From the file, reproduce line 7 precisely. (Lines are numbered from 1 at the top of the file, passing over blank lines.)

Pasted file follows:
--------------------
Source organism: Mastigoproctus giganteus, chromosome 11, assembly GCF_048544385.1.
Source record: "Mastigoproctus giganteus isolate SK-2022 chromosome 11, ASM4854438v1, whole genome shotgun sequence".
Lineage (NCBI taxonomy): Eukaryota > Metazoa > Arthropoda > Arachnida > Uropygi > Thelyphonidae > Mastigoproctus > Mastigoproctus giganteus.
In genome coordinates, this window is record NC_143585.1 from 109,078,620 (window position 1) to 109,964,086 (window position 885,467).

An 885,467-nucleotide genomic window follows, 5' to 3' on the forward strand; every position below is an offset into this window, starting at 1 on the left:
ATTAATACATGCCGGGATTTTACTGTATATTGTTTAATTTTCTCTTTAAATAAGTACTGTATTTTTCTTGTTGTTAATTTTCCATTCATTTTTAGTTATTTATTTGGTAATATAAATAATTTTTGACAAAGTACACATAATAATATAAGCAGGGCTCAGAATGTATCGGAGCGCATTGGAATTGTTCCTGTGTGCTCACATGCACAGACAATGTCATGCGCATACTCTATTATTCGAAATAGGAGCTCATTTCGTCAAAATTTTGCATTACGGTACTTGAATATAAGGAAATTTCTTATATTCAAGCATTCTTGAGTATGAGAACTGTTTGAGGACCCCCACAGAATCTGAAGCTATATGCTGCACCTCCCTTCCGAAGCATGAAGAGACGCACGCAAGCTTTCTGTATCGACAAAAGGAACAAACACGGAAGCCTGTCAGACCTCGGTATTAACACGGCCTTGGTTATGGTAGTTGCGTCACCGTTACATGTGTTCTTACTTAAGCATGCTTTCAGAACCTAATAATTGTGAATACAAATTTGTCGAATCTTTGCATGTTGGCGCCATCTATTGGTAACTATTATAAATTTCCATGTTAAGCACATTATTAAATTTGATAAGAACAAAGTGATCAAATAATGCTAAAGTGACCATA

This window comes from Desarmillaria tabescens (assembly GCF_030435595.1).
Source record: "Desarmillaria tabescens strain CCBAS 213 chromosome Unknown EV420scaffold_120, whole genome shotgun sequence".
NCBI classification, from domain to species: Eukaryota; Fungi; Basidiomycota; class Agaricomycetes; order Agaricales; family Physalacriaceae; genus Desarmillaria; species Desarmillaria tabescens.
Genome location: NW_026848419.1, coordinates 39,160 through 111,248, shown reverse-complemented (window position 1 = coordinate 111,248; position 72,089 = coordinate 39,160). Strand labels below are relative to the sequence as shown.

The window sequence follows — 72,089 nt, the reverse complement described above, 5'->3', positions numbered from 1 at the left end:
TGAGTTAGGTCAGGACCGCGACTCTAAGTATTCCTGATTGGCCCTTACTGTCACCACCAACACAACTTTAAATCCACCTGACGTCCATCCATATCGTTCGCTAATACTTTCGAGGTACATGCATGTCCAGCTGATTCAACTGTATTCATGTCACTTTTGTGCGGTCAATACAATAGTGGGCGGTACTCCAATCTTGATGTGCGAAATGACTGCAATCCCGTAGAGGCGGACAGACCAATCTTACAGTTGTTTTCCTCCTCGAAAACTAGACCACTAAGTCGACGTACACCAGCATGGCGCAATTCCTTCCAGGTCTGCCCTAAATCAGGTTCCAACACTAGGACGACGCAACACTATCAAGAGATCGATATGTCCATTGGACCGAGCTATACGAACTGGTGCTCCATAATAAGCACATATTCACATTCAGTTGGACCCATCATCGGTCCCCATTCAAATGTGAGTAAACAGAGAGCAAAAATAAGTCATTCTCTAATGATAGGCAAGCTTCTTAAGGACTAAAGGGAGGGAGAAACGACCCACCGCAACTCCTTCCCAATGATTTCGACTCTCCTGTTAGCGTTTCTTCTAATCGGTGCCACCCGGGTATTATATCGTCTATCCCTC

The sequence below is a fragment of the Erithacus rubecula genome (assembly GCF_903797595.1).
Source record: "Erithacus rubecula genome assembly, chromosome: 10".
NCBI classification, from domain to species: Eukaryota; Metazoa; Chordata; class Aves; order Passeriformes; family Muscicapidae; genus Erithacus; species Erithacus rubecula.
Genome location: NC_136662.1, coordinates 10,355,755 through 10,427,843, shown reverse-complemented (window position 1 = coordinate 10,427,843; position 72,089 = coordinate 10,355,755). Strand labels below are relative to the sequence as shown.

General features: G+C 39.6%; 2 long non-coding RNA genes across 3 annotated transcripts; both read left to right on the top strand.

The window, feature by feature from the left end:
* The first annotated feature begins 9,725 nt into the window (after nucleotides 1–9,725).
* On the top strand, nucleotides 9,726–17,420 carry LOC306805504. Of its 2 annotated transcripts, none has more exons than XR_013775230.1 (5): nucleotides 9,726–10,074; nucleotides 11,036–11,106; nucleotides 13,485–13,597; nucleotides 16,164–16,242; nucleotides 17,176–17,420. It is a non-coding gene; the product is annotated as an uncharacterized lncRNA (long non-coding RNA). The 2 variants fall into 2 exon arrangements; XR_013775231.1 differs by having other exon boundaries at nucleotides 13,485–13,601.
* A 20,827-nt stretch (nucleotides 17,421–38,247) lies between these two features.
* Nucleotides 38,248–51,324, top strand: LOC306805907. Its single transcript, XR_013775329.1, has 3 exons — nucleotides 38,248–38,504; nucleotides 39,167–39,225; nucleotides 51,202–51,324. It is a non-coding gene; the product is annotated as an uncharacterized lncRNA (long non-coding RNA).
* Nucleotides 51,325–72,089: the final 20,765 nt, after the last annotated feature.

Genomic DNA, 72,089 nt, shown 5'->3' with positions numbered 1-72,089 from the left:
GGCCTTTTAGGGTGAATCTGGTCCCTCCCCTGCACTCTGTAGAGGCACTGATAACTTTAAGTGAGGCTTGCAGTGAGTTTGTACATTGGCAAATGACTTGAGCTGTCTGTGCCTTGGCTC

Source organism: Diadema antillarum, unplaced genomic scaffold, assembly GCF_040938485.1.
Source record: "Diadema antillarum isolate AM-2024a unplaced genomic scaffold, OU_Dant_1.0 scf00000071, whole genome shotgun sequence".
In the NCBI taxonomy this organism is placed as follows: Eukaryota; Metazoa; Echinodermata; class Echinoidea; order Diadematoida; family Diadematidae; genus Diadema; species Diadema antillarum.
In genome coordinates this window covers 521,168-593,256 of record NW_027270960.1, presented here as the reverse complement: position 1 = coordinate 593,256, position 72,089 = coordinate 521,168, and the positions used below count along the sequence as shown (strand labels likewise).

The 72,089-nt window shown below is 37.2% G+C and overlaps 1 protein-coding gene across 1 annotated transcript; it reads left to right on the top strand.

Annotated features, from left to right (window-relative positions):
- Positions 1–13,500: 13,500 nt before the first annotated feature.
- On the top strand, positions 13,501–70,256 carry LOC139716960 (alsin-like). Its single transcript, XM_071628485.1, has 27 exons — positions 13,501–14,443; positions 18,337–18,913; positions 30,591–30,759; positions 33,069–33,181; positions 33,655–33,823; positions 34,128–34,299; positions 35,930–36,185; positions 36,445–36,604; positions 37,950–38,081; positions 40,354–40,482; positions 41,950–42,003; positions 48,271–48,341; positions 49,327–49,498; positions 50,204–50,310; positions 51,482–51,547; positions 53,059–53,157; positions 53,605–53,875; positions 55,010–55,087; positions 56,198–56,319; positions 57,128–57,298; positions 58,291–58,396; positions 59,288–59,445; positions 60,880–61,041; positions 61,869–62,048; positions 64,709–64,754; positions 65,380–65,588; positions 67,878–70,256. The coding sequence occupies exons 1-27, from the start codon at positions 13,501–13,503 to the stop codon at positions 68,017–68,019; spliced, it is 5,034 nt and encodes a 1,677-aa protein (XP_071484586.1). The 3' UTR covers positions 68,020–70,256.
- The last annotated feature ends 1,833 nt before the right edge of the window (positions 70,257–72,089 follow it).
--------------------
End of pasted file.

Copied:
This window comes from Desarmillaria tabescens (assembly GCF_030435595.1).